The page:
One building on the Robertson High School campus is dedicated to teaching a host of subjects that give students skills that will come in handy for the rest of their lives.
Along with academic subjects, students are learning about woodworking, culinary arts, drafting, art, photography and agriculture.
When the Las Vegas Police Department was looking for a simple way to keep track of citations and invoices, Officer Shawn Montoya asked woodworking instructor John Rudolph if some of his students could design and build a couple of boxes that would suit the department’s needs.
“We decided to do this as a community project, and I assigned three of my students to do the work, which they completed within a week, ” Rudolph said.
Rudolph teaches basic and advanced woodworking classes.
In one class, Rudolph said students learn how to put their ideas on paper, cut all pieces out from a single piece of lumber and then assemble a finished product.
“I also teach home construction where students learn how to frame a house in miniature form. After they leave this house construction class, they can get a job in the community helping contractors,” Rudolph said. In another class, he teaches furniture making for more advanced students.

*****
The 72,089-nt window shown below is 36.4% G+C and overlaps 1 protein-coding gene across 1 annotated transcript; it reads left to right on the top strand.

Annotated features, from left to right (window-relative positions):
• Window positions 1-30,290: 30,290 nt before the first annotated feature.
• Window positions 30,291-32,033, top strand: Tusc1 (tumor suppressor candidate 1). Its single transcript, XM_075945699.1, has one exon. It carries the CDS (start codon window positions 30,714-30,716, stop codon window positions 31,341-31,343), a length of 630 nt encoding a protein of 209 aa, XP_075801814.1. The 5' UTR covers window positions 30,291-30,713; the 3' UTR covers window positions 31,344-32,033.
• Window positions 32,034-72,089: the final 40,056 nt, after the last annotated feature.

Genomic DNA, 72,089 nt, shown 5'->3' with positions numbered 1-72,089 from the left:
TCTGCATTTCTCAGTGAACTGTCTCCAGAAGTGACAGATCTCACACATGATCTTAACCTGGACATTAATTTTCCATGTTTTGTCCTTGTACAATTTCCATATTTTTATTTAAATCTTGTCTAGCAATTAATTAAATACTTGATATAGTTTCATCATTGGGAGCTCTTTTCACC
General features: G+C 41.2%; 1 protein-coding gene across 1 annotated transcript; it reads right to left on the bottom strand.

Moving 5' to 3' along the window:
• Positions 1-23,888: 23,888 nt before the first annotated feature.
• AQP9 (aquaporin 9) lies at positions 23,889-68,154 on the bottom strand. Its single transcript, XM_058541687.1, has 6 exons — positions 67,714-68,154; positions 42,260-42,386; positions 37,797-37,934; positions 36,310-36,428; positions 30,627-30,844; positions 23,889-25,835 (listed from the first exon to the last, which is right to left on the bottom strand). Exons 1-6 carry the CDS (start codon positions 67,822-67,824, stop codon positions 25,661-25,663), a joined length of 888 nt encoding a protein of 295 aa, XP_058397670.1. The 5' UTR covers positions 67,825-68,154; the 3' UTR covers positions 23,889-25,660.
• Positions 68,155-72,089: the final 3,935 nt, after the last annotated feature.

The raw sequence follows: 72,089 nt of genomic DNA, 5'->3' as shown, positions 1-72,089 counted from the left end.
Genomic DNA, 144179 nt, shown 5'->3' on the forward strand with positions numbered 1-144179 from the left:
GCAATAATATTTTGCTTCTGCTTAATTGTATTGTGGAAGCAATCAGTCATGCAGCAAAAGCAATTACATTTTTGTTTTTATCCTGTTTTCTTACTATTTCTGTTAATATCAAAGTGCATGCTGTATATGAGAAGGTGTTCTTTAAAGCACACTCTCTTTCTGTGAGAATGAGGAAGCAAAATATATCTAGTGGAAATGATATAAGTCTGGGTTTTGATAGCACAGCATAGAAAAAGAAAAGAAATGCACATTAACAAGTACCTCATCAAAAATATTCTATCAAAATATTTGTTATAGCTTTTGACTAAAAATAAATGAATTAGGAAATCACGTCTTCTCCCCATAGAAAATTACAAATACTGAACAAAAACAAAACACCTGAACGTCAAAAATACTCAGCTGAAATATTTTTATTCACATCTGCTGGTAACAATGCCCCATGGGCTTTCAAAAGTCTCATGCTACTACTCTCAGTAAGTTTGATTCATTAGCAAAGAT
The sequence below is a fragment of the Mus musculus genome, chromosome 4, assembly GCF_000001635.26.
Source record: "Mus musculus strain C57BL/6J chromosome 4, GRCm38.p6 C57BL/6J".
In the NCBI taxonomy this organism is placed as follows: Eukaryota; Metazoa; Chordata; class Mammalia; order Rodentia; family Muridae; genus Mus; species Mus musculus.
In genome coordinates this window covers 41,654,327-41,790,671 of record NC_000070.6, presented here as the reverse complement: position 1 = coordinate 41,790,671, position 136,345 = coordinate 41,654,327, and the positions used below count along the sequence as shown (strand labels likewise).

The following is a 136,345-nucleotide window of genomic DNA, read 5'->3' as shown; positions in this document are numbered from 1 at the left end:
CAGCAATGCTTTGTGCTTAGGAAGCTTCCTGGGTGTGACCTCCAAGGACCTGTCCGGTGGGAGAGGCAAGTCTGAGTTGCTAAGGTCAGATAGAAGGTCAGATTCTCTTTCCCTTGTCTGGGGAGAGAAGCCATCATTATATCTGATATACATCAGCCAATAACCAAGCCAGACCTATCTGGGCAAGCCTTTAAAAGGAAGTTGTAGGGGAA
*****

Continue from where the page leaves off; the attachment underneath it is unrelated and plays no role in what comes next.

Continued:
The teacher said his classes also make his students wiser consumers.
“If they know how something is constructed soundly and economically, when they go out to buy a piece of furniture or even a home, they will know whether or not they are getting a quality product,” Rudolph said.
Vicente Jaramillo has been taking woodworking for two years and said he has learned how to use all the machines. His biggest project so far is a gun cabinet he built last year.
Andres Archuleta added that students learn about safety and some of the finer points of carpentry. He said sometimes it’s more helpful knowing what not to do while working with wood.
Josh Vigil said making the two boxes for the police was an important project because it will help the police do their work and the boxes will last a long time.
“I think they put a lot of effort into this and did a wonderful job. It’s great having our young leaders of tomorrow doing work for the community today,” Montoya said.
Montoya said one box would be used for invoices for work done on police vehicles and the other would be used for citations. He said the three students would soon be given formal recognition for their efforts.